NEW YORK (Reuters) - New vehicle emission standards will likely be a boon for everything from aluminum to new plastics, but the producers of lithium -- a mineral used in batteries that power new generation vehicles -- could be the big winners.
But while the few public companies that mine lithium will likely see surging revenue, they will also face the pressure that comes with all booms -- making supply meet ever-tightening availability.
Companies that mine lithium should see a long-term boost to their business, analysts said, although there are questions about whether there is enough lithium for all customers.
And some energy experts see the irony in lithium batteries replacing carbon-burning gasoline, since they believe
exploiting lithium could be just as destructive to the environment as pollution.
Lithium is generally mined from rock, but it can also be found in deposits in brine ponds. It comes mostly from one region -- the Andes mountains of Chile, Argentina and Bolivia, with some deposits in China. Chile’s SQM is the world’s largest producer, along with U.S. specialty chemical companies Rockwood Holdings Inc and FMC Corp.
There are enormous possibilities for profit.
“We are ready and able to expand production,” said Tim McKenna, a Rockwood spokesman. “In fact, in the last 18 months, we completed capacity expansion of our Chile operations to keep pace with expected demand from the auto industry.”
McKenna said the auto industry is not likely to bring lithium-powered cars to the wider market much before 2011, although the Mercedes S-class is expected to be the first lithium/hybrid car on the market late this year.
Rockwood, through its German subsidiary, Chemetall, produces lithium from brine lakes at Santiago Salar de Atacama in Chile and from a mine in Silver Peak, Nevada.
Chemetall has a 50 percent share of the global market for lithium and 30 percent for lithium carbonate, which is used for battery manufacture. It produced 27,000 tons of lithium last year and is increasing production to about 33,000 tons next year and 40,000 tons by 2015. Current global demand is 16,000 tons per year, or 84,000 tons of lithium carbonate.
WASHINGTON WEIGHS IN
This week, the Obama administration announced new vehicle emission standards that come into effect by 2016 and the rules are seen as favoring hybrid and electric vehicles.
Analyst David Begleiter, of Deutsche Bank North America, said lithium for use in all kinds of batteries -- auto, laptop and other consumer products -- accounted for about one-third of Rockwood’s $3.4 billion revenue last year.
“There is no question (new emission regulations) will be very beneficial for Rockwood, although it depends on what happens with EHV (Electric Hybrid Vehicle) production increases and lithium carbonate pricing. But they all suggest material benefits for Rockwood.”
Begleiter said Rockwood and SQM have some of the world’s best lithium reserves.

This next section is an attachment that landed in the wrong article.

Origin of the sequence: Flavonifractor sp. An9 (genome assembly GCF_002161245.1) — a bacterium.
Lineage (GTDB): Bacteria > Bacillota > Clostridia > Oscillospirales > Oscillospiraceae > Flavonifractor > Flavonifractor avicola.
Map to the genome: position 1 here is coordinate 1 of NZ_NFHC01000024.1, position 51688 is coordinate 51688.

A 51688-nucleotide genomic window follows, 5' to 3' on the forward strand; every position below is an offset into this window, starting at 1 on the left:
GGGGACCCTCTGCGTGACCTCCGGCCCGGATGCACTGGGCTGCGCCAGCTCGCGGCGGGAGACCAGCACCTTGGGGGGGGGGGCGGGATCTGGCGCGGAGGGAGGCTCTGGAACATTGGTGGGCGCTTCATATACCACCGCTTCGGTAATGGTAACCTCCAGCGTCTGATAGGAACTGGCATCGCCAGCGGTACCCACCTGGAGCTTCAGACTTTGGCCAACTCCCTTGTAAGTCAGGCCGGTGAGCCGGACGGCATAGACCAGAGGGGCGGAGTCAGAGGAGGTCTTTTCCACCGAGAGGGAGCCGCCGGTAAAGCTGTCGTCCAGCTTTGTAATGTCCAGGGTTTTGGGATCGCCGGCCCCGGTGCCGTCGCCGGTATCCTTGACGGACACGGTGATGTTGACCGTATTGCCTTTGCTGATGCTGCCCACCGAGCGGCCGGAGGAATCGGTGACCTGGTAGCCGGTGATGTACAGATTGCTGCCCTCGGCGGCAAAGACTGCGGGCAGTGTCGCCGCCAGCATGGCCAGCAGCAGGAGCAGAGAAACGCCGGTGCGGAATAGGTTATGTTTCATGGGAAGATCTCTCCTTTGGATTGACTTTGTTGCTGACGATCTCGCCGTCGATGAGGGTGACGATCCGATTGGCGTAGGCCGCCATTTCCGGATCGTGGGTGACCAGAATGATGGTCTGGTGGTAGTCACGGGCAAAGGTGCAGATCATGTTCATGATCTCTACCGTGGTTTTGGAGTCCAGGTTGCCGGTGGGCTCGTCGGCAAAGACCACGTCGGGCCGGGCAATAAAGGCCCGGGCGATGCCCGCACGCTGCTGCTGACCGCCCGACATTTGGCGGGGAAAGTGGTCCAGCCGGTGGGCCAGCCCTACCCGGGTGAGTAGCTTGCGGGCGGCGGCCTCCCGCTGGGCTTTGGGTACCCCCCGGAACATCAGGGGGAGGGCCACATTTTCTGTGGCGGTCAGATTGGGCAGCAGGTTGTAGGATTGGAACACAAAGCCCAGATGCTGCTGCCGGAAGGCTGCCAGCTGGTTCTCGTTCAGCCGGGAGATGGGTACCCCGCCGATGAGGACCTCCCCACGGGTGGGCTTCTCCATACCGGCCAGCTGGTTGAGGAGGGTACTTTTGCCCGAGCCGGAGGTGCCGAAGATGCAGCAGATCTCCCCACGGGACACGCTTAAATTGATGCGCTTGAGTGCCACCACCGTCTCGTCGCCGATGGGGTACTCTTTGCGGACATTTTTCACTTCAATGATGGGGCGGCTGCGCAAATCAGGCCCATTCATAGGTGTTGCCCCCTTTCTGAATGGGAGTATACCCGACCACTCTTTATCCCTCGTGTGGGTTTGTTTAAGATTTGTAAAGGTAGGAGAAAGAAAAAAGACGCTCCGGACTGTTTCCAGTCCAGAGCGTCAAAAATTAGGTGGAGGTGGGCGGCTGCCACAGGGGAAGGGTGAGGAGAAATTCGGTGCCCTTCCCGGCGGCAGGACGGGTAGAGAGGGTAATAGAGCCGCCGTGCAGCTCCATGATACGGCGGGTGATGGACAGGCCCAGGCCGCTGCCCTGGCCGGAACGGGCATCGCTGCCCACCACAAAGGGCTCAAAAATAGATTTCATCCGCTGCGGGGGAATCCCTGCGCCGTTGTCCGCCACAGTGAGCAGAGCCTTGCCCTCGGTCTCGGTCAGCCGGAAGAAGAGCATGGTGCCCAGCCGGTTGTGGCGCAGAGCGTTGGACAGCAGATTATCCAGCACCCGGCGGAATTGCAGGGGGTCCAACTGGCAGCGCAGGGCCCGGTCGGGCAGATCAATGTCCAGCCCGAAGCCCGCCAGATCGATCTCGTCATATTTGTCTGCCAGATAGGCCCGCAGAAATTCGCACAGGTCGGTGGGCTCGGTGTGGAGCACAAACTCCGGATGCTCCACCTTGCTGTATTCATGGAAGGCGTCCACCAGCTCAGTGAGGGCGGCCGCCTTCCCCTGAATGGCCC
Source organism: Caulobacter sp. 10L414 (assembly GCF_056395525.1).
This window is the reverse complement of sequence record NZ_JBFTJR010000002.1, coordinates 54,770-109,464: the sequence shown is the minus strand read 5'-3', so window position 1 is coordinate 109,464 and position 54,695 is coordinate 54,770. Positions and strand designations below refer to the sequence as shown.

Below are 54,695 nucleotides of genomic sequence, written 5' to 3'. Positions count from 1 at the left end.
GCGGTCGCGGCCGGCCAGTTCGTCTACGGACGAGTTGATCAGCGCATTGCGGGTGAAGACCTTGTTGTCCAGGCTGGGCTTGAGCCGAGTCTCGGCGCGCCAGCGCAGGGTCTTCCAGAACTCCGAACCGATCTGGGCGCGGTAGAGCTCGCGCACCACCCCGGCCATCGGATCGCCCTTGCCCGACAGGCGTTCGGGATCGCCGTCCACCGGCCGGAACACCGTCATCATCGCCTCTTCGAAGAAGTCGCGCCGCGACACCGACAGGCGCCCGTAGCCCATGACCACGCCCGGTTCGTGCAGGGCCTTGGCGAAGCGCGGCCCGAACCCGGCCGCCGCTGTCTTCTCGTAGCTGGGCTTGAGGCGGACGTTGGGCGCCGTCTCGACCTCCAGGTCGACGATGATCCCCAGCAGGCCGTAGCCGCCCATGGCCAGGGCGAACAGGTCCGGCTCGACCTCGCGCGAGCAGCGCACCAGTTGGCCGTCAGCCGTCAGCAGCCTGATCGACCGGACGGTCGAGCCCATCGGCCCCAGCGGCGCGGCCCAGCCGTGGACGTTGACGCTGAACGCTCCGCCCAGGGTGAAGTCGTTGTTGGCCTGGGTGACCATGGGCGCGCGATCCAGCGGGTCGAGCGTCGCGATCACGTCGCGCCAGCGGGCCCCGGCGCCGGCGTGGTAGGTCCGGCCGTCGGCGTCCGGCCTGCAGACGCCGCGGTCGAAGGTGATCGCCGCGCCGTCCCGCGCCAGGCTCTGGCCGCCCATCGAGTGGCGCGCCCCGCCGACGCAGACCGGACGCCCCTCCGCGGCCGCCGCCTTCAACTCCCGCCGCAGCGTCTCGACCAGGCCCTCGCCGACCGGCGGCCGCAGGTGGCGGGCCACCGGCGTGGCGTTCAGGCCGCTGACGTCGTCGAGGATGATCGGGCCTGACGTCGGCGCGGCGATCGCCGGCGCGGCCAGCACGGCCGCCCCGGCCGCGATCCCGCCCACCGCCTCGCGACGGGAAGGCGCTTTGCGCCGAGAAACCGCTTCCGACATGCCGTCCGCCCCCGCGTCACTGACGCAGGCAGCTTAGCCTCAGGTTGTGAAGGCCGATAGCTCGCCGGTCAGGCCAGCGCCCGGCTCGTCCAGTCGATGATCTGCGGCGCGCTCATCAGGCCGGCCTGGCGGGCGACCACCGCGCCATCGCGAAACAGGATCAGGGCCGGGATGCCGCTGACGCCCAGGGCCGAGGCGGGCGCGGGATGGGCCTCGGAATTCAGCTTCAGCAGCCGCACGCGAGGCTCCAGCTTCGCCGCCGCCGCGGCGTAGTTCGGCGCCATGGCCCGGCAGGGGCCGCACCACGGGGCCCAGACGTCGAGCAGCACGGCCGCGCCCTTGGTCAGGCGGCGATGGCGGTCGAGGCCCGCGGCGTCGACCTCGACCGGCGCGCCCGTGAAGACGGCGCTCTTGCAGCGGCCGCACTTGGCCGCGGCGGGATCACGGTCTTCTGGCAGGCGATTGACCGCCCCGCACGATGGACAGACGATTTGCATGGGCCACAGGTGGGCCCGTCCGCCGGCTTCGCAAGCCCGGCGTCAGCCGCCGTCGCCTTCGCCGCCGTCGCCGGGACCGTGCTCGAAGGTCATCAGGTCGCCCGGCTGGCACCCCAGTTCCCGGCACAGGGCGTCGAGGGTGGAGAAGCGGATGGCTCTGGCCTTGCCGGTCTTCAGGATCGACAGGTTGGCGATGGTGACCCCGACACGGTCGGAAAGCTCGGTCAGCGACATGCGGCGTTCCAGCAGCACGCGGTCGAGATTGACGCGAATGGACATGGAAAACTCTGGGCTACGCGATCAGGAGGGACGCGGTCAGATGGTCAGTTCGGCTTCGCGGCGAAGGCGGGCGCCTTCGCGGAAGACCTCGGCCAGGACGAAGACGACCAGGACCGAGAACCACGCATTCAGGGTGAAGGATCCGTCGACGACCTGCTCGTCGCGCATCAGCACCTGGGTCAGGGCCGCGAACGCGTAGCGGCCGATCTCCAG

“I don’t believe there is a problem with supply,” he said, although ramping up production might be slow because it takes up to 18 months for water to evaporate in brine ponds allowing the lithium to form.
Michael Harrison, an analyst at First Analysis Securities, said lithium would be a long-term driver for Rockwood.
“There is no question the long-term trend is toward lithium-based batteries, but it depends on what kind of demand there is,” he said. “It is clear to me that regulatory moves on fuel efficiency are going to help make electric cars a reality.”
Harrison said current hybrids and electric cars mostly have nickel-based batteries, but he expects to see more cars with lithium batteries by 2011-2012.
THE ANTI-LITHIUM CAMP
Not all analysts were uniformly cheery about the outlook for lithium or its major producers.
Analyst Ben Johnson of Morningstar voiced skepticism about new cars giving lithium producers a boost.
“It’s a clear positive on the supply side as a small handful of players control lithium resources,” he said.
“Lithium is not abundant by any means and future resources will be more difficult to exploit. On the demand side, key sources of demand like consumer electronics have been very weak recently, but longer-term, cyclical headwinds will fade or normalize.
“I am not jumping into the pool party that lithium is the be-all and end-all of transport fuel for the future. It’s too early to say,” Johnson added.
William Tahil, research director of Meridian International Research, an independent consultancy specializing in renewable energy, is not convinced lithium is the answer.
“Lithium Ion batteries are rapidly becoming the technology of choice for the next generation of electric vehicles,” he noted in a research paper titled “The Trouble with Lithium.”
To achieve the required cuts in oil consumption, a significant percentage of the world’s automobile fleet of 1 billion vehicles will be electrified in the next decade, he said. Ultimately, all production, currently 60 million vehicles per year, will have to be replaced with electrified vehicles.
“There are insufficient economically recoverable lithium resources available to sustain electrified vehicle manufacture in the volumes required, based solely on LiIon batteries.
“Depletion rates would exceed current oil depletion rates and switch dependency from one diminishing resource to another. Concentration of supply would create new geopolitical tensions, not reduce them,” Tahil wrote.
Reporting by Steve James; editing by Patrick Fitzgibbons and Andre Grenon
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